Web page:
Why Have Just One KDP Publishing Account?
Another added benefit to starting a publishing company is that you’ll be able to start up another Amazon KDP account.
The terms of service state that you can only have one KDP account.
However, the cool part of owning your own publishing company is that your company has its own EIN and bank account, which allows it to open its own KDP account. So now you can have two, and the second one is a publishing account, which comes with added benefits.
Why should you care about having another account? Well, you can have more author pages, as well as use more pen names. But also, it’s nice to have a little bit of redundancy to fall back on in case something bad happens.
Things You Should Know Before You Start Setting Up Your Very Own Publishing Company
Before we dive into the step-by-step process on how to start your own book publishing company, we need to look at some of the things you should think about first.
What Form of eBook Publishing Company Should I Start
Before you can start creating your own eBook company, you need to choose which type of business structure you would like to create.
There are many different types of businesses like S-Corporations, Sole Proprietorship, General Partnership, Limited Liability Companies and more. Each one has its own pros and cons, but in the end, I believe that the Limited Liability Company (LLC) is the best one for publishers.
I have heard an LLC be referred to as a Corporation, however, no matter what you call it, it is not a Corporation.
While not a corporation, it still provides adequate protection of assets without being as difficult or expensive as setting up a Corporation.
Furthermore, an LLC is more versatile and allows you to tax it as a Sole Proprietorship, Partnership, C Corporation or S-Corporation. Basically, it is the best of all worlds and fits nicely in the self-publishing business structure. Here’s a great article that discusses in more depth the difference between a Sole Proprietorship and LLC, the two that most likely will fit most self-publishers.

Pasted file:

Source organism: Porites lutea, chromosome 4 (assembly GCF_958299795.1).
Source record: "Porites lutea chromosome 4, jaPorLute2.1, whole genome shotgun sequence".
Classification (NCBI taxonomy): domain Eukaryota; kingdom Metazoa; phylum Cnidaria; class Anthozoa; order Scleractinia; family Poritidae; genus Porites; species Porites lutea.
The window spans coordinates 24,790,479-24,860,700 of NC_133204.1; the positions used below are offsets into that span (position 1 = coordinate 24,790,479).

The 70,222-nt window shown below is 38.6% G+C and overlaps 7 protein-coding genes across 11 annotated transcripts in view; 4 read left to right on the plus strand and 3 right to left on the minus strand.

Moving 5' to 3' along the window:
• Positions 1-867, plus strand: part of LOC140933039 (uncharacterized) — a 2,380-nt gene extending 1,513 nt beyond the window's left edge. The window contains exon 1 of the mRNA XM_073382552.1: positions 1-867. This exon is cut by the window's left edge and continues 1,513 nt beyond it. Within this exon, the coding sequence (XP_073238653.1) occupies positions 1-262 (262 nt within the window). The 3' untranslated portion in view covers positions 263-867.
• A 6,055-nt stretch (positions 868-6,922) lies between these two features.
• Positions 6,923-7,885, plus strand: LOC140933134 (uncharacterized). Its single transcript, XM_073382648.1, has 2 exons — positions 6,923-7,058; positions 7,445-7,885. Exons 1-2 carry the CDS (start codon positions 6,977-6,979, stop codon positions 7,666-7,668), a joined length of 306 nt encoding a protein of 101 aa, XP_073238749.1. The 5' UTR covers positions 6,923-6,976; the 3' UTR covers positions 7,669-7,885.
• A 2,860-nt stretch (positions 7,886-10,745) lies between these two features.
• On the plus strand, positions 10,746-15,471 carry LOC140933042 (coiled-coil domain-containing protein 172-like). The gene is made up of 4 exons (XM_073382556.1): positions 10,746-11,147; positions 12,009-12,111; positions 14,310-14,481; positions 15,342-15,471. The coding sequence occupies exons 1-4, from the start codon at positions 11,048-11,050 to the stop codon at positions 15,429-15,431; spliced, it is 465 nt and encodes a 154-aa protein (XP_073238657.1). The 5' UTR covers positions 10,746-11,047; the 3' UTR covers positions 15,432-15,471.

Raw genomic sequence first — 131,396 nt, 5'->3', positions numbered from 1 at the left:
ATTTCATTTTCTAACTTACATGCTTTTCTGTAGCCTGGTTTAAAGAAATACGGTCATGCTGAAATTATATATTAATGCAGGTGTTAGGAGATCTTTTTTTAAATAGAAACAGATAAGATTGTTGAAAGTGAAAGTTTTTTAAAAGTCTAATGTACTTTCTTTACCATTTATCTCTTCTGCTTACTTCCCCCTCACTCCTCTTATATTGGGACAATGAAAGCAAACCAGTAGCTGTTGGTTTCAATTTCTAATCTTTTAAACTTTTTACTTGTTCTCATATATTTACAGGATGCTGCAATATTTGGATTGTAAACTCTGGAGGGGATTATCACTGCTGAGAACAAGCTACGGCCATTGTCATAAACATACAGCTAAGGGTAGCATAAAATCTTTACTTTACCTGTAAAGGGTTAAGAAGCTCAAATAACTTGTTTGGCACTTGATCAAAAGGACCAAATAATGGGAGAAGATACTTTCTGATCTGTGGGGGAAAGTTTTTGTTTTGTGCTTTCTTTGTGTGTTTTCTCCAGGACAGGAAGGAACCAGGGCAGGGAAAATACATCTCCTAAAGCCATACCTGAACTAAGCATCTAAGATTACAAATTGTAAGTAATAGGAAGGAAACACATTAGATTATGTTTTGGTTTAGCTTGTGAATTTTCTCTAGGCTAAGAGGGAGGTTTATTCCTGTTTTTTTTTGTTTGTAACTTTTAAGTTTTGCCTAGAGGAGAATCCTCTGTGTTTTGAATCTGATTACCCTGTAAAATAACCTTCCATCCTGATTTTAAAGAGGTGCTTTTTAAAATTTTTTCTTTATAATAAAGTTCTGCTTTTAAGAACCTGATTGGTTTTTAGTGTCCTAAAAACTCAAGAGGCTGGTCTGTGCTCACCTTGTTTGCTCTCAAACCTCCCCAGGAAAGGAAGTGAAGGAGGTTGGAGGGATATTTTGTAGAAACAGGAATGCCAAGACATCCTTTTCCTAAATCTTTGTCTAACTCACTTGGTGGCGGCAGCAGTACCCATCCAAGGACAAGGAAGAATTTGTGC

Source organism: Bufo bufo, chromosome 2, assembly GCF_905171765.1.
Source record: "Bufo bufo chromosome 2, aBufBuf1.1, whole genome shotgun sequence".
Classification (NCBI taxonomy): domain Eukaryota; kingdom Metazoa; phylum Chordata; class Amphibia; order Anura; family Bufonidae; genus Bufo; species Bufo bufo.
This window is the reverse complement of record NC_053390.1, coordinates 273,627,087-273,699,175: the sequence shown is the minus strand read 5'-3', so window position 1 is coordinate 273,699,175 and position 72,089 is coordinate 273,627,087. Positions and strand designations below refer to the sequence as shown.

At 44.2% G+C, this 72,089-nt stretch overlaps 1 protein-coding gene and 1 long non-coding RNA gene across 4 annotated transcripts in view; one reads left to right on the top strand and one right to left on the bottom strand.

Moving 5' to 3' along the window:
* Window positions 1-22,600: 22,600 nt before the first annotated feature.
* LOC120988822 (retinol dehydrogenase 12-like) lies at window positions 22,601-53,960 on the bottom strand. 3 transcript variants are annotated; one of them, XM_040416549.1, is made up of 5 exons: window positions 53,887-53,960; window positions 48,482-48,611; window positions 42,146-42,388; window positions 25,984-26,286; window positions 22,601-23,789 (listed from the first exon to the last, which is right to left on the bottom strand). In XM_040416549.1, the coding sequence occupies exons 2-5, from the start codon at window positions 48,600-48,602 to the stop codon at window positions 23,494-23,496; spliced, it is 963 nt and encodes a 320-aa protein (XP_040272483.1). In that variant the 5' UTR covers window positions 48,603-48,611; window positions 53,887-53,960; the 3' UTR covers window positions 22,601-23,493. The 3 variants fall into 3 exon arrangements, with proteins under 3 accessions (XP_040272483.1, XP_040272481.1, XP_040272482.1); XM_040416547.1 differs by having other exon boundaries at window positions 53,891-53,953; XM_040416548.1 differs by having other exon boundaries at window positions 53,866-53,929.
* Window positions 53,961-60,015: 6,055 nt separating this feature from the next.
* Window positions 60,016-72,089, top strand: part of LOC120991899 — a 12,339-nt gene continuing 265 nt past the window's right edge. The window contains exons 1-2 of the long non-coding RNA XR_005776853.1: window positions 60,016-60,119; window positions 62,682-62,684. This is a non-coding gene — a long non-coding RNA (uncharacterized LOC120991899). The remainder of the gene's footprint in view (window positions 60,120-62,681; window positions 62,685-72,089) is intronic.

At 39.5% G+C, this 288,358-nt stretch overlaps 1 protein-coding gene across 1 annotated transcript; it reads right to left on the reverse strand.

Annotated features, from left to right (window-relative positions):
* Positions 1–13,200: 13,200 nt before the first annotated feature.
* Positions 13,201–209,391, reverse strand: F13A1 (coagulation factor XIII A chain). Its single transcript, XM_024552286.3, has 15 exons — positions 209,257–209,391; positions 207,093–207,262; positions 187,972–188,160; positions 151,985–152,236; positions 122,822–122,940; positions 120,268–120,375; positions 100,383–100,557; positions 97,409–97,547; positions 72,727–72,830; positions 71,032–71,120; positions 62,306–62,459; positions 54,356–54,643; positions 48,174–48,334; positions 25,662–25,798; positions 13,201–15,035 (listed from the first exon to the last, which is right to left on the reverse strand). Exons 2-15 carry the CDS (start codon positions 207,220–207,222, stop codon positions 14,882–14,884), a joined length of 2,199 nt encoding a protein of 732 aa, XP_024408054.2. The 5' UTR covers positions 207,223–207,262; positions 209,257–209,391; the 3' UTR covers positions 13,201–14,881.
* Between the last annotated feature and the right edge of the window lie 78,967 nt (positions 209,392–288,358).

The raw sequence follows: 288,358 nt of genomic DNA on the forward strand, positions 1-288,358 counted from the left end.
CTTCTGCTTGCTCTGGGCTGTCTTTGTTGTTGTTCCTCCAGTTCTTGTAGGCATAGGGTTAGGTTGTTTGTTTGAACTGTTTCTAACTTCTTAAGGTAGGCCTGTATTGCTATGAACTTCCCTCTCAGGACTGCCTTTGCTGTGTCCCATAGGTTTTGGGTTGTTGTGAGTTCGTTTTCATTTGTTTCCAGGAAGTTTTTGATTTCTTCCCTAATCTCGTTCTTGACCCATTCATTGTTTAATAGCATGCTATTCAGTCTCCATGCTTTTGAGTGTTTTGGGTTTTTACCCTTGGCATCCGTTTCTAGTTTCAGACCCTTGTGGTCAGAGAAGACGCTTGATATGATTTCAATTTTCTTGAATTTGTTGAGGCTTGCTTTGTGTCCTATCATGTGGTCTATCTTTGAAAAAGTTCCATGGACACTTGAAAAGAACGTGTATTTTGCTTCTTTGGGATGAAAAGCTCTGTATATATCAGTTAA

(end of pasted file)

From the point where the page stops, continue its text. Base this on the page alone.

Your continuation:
Don’t believe me, check out the bottom of many of your favorite authority authors or bloggers and you will see those magical LLC letters. But, before you make a decision on which is best for you, make sure to do some extra research on each. To find out more about each type, you can check out the IRS’s page on business structure — okay, that made me feel a little dirty referring people to the IRS…haha.
Selecting a Name
Think good and hard about this one.
Although the name of your business doesn’t need to reflect the name of your actual business, it can still cause problems if they aren’t the same.
Also, it is a good idea to have backup names ready just in case yours is taken. The good news is that the name availability is state specific, meaning that even though a company may have registered the name in New York, if it hasn’t been registered in the state you are filling with, then it is available.
Selecting a Location
When setting up an LLC, many self-publishers will make their home their place of business since they need a physical place for their company.
This is a bad idea because your information will be public and debt collectors, lawyers, and random people will know where you live. So what can you do instead?
Rent a Physical Location: I don’t think I need to explain that this option is very costly and isn’t really a viable option for most of us.